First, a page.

The wild coho no doubt benefited from this and rebounded from just a couple hundred to over 5,000 last year. (I'm in Vancouver and my mom doesn't have the charts)! :grin:

I was at the hearing and Jim Lannan the retired
OSU fisheries professor testified on behalf of the Alsea River Alliance.

I heard him answer to the judge that he did indeed feel the Fall Creek hatchery strain were highly domesticated. And he also said that once we loose that strain they are gone for good.

I say; good riddance! That's the point! :grin:


What a waste of peoples time and money that fiasco brought to you by the Alsea River Alliance was. :hoboy:


The Facts About Fall Creek Hatchery

From the Oregon Department of Fish and Wildlife

History

*Hatchery coho have been released in the Alsea River Basin since 1908.

*Fall Creek Hatchery started releasing fish in 1952 and by the early 60's, was releasing about one million coho smolts annually to provide salmon for ocean fisheries and to contribute fish to the Alsea River.

*The last release of coho smolts from Fall Creek Hatchery was in 1998 (206,241 smolts). The last return of hatchery produced coho was 802 adults in the fall of 1999, of which 32 unmarked adults were allowed to spawn.

Why did we discontinue the hatchery coho program at Fall Creek?

*Alsea shows the most promise for a natural production strategy because of good habitat conditions.

*Return rates of hatchery coho were smaller in this basin relative to other basins.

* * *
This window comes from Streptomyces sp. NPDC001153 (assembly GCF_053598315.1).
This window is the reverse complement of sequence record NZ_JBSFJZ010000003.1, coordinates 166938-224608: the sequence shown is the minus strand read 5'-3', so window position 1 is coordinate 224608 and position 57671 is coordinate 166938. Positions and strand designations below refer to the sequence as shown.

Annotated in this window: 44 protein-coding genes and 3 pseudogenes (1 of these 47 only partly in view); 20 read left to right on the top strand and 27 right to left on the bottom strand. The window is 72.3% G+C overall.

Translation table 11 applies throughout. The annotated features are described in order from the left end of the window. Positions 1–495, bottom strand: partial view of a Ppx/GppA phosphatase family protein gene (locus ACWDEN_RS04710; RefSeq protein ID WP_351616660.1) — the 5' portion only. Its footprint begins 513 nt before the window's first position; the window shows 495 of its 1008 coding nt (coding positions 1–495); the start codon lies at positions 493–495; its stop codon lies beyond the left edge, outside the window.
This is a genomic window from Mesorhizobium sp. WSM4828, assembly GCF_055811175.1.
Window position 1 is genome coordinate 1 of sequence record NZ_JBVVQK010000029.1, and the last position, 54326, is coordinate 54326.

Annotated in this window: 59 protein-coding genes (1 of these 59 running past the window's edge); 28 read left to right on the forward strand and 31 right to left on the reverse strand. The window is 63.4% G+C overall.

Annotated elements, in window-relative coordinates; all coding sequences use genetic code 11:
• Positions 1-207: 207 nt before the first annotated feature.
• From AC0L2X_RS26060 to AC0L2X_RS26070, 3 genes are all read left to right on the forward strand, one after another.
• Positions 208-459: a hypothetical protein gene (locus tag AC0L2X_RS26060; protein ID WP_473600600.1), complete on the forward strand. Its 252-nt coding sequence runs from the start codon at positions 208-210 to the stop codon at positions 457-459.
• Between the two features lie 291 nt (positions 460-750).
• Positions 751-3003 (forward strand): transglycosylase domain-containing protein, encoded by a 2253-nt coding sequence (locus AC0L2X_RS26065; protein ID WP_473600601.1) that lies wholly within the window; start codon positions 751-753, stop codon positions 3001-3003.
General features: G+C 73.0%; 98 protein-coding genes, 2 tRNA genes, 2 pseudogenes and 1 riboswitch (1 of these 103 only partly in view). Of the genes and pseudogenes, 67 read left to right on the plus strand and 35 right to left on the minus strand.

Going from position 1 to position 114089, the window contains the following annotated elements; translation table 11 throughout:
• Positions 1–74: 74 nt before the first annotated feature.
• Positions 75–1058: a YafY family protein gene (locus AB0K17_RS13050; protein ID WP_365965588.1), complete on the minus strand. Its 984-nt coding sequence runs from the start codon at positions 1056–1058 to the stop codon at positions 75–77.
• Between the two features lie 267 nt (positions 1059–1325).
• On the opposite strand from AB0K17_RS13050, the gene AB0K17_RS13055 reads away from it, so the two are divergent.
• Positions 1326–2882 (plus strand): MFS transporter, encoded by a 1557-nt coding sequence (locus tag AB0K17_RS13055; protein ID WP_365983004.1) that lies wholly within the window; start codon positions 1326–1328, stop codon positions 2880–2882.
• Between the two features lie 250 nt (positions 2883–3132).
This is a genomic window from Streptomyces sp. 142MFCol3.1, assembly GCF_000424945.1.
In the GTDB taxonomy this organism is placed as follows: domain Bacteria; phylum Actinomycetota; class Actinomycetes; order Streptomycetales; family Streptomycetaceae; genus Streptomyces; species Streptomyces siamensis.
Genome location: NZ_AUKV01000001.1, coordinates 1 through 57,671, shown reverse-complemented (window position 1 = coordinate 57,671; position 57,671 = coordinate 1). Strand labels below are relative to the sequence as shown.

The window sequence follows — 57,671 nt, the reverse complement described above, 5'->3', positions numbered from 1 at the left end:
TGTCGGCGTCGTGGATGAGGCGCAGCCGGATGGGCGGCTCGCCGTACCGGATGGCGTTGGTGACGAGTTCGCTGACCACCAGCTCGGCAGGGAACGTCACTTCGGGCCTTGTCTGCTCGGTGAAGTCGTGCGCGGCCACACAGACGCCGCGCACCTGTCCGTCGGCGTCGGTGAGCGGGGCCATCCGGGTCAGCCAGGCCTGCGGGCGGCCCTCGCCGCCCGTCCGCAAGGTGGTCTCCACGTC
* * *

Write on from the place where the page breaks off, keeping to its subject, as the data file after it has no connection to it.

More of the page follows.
*Harbor seal predation on smolts was significant compared to other basins and the ODFW questioned the role of the hatchery program contributing to increased predation on wild coho smolts.

*The stock we were using in the hatchery program was not genetically suitable to rebuilding.

*ODFW's 1997 Fish Management Plan for the Alsea supported this action.

*Alsea River Basin coho have declined from a run in 1951 of 80,000 to a 1998 wild run of less than 300.

*The National Marine Fisheries Service listed coho in the Alsea River Basin as threatened in October of 1998.

*The Fall Creek program had poor cost effectiveness relative to coastwide programs.

*ODFW sought to reduce the potential risk to severely depressed Alsea wild coho.

*If wild coho recover to relax fishing regulations, a new hatchery broodstock can be developed.

What are the potential ramifications to hatchery programs if state legislation were passed to prevent the killing of surplus salmon and steelhead at ODFW hatcheries?

*Would contradict the best available scientific guidance showing the negative effects of hatchery fish on wild populations.

*Would cause ODFW to be out of compliance with a NMFS negotiated agreement.

*Would not be consistent with Governor Kitzhaber's Oregon Plan for Salmon and Watersheds.

*Would be inconsistent with the Federal Endangered Species Act (ESA), resulting in potential loss of funding for federally funded ODFW hatcheries.

What can ODFW's hatchery program accomplish?

1. Enhance fisheries.

2. Replace fisheries that are otherwise lost due to dams, etc.

3. Accelerate recovery times for fish in trouble.

4. Provide additional recreational and commercial fishing opportunity.

What are ODFW hatcheries unable to accomplish?

1. Avoid listings under the federal Endangered Species Act .